Particularly troubling about this decision is that it reflects a fundamental misunderstanding of the role of ORSL and chaplains on campus, and the important contributions they make to the Wesleyan community. ORSL is a critical reflection of the significant role of religion and spirituality in both education and society and plays a vital part of the institution’s diversity. It seeks to ensure and promote the religious and spiritual well-being of the University community through mutual respect and understanding of a variety of different faiths and traditions and by actively promoting dialogue within the broader community.

The chaplains of ORSL do more than simply provide religious services (Shabbat, Mass, Jummah, Bible study, etc.) once or twice a week. Chaplains engage in offering counseling, guidance, and direction to students on a regular basis and can be of immense help in assisting students navigate the twists and turns involved in making the transition to college, to more rigorous academics, to new relationships, and to the important work of self-discovery.

Chaplains explore with students, in a non-judgmental manner, not just the realm of religion or spirituality, but real-world issues and challenges on topics related to success, happiness, job, profession, career, etc. They raise ultimate questions and help students sort through the ambiguities of life: “What do I believe?” “What do I want to do with my life?” “How will I contribute to this world?”  Chaplains serve as moral exemplars and often have distinctive perspectives about job opportunities, careers, and personal spiritual world views that can be extremely beneficial. Chaplains are “team players,” but are not “company men or women.” They are not adverse to calling things as they really are and serving as prophetic voices. They can, and will, animate, activate, and “stir the stew” when appropriate.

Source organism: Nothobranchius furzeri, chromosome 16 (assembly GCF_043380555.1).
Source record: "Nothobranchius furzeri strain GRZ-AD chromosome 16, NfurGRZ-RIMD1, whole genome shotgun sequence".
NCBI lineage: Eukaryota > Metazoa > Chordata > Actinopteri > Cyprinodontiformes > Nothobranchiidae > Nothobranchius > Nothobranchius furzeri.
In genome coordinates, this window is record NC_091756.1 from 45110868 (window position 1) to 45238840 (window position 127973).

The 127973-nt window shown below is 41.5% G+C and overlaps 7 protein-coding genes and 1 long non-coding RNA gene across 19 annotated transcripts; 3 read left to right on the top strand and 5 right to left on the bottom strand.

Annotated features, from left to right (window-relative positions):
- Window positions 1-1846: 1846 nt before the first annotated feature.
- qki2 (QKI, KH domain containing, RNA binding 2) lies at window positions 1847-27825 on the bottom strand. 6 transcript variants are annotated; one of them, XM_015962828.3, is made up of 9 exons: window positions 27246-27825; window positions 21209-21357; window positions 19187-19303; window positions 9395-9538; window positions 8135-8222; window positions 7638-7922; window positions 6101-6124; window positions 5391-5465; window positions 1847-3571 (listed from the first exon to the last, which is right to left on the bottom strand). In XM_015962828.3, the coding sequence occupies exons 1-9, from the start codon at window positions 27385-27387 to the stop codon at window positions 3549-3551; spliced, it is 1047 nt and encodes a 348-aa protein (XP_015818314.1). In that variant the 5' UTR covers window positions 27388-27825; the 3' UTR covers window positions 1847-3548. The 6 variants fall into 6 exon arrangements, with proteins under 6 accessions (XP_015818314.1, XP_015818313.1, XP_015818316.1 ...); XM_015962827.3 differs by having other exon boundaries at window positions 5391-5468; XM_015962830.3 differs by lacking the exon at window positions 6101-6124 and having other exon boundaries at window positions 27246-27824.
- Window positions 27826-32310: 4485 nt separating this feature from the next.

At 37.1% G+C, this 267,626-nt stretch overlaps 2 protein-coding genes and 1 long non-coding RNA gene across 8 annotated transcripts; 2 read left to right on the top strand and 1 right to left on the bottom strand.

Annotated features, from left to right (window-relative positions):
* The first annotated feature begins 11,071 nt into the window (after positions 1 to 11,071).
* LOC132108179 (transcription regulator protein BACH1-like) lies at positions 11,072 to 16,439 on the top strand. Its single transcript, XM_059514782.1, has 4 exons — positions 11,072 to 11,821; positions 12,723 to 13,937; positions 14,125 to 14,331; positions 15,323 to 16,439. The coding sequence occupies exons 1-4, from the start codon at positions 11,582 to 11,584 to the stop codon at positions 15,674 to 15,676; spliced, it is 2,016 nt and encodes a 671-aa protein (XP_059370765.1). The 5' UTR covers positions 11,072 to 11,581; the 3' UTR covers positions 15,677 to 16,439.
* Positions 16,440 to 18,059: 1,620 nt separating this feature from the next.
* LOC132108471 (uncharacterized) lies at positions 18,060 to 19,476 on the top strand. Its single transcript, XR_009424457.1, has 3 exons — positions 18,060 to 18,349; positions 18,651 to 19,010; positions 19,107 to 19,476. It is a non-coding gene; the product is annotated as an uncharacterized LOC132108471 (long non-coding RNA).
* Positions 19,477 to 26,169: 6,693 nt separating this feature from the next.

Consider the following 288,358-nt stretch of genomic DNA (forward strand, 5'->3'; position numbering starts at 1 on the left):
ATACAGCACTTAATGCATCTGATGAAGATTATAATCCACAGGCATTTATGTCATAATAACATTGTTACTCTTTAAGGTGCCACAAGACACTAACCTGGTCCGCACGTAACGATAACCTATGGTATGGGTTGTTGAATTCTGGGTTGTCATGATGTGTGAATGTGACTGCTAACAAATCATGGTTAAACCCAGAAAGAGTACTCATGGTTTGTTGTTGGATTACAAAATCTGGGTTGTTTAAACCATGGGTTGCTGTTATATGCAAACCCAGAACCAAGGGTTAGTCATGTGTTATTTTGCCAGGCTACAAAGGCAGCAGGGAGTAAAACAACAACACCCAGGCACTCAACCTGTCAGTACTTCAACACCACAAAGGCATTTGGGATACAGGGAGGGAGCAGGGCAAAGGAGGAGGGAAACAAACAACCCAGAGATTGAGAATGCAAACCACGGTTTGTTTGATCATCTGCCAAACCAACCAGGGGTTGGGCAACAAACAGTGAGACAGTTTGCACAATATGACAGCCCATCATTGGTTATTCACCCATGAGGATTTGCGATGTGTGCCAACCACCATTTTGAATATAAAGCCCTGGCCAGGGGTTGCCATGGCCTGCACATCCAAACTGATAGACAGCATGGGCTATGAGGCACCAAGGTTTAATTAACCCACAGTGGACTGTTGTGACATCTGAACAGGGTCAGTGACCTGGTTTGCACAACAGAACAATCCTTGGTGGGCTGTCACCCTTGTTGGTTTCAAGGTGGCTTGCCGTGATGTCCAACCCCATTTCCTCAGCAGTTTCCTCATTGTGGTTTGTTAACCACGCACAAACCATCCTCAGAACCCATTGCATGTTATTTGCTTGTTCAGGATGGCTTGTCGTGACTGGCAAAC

Chaplains can be particularly helpful to students in times of crisis, sometimes through direct intervention, and sometimes by simply serving as a sounding board when dealing with relationships, the pressures of being a student, difficulties with a roommate, or just figuring out life, or how to get out of bed in the morning. In times of sickness, injury, and death they serve as instruments of healing, encouragement, consolation, and hope to victims, families, and friends. They can also serve as advocates on behalf of students who have made poor choices and suddenly find themselves involved in a difficult academic, social, or disciplinary situation. Chaplains “have your back,” particularly when times are tough, and things suddenly go “side-ways.”

Chaplains provide opportunities for discussions about interfaith relations and ecumenism, science and religion, ecology and faith, art and spirituality, meditation and mindfulness, success and happiness.  They also provide opportunities to engage in social service projects and social justice work, work that transcends any one faith position or tradition, but is directed to the wider goal of advancing the common good and creating a more just and beautiful world. Through field trips, table fellowship, retreats, and other social and spiritual events, chaplains build community, foster relationships, and help create lasting and memorable friendships. They are often key figures when it comes to alumni who have benefited from their friendships and services.